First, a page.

After initially having Greenpeace’s super viral “Lego Movie” parody pulled from YouTube, Warner Bros. has withdrawn its complaint and the clip has been put back up on the video site.
The video, which drowns characters from WB’s mega-hit film in oil, was made as a protest against the toy company’s $116 million sponsorship deal with Shell Oil. It had reached over 3 million views on YouTube in just a couple of days, before it was taken down late Thursday.
It was a rights issue, a source told TheWrap, which often come with YouTube clips based on — and parodying — movies.
The video’s removal only fueled Greenpeace’s fire, which taunted Lego and Warner Bros. and linked to the Vimeo-hosted version of the video.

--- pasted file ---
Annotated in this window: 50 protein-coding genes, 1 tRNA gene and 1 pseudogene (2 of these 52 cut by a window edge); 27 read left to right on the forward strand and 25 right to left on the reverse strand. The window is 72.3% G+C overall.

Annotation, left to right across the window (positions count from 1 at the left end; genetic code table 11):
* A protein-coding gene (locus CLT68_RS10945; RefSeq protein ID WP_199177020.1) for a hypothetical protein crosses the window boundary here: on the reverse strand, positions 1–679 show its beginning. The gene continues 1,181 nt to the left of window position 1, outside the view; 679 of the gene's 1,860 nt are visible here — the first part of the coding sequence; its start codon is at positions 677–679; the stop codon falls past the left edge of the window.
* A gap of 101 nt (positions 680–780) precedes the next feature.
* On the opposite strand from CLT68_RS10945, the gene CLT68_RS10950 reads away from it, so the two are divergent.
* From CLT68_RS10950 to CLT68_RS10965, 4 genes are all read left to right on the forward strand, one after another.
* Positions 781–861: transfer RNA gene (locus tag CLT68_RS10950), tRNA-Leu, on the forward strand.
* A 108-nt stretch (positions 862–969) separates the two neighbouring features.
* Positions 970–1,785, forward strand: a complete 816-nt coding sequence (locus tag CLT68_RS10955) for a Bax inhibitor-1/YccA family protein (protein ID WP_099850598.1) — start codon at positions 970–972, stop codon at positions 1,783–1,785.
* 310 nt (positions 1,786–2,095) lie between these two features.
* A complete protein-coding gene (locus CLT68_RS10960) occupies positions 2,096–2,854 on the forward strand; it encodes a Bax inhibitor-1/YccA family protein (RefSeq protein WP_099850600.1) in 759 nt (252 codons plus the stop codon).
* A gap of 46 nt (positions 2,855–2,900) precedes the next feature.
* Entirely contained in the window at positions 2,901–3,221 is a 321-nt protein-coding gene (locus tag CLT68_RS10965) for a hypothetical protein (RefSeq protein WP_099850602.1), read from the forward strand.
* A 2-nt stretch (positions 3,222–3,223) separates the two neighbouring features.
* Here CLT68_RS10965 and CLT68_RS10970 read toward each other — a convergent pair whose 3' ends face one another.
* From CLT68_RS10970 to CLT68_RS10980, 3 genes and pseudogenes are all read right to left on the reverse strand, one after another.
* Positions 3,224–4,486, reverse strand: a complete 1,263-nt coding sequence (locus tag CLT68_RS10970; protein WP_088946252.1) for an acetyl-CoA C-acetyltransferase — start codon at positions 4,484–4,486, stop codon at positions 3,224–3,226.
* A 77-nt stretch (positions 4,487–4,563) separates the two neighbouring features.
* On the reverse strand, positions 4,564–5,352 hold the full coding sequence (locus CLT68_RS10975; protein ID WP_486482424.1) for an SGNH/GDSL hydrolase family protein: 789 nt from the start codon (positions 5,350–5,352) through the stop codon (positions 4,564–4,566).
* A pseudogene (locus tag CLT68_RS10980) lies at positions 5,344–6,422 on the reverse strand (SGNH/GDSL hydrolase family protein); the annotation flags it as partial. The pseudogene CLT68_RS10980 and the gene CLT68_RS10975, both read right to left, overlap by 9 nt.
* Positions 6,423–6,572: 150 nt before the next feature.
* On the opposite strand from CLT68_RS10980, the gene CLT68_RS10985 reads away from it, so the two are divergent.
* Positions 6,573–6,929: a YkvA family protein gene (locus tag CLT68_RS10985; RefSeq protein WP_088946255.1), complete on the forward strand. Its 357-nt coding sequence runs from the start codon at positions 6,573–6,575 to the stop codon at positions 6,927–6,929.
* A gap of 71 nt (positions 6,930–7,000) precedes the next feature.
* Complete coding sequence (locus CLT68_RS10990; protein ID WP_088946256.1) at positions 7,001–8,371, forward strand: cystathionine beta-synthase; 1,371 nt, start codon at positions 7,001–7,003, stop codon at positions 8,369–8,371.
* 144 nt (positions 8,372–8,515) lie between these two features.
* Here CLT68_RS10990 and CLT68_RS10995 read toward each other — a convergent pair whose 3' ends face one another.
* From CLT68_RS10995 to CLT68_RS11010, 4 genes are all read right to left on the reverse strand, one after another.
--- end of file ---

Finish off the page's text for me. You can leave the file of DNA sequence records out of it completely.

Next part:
— Greenpeace UK (@GreenpeaceUK) July 11, 2014
Warner Bros. ultimately withdrew the complaint, leading to the video’s return. With so many videos that use the breakout hit song uploaded to YouTube, the company says it takes rights violations on a case-by-case basis.
Shell and Lego actually worked with each other making branded toys from the 1960s to the ’90s, before Lego just began making toys featuring a fictional oil company called Octan. In an ironic twist, given the situation that has erupted, the evil Lord Business runs that fictional company called Octan in “The Lego Movie.”
Watch the parody video below: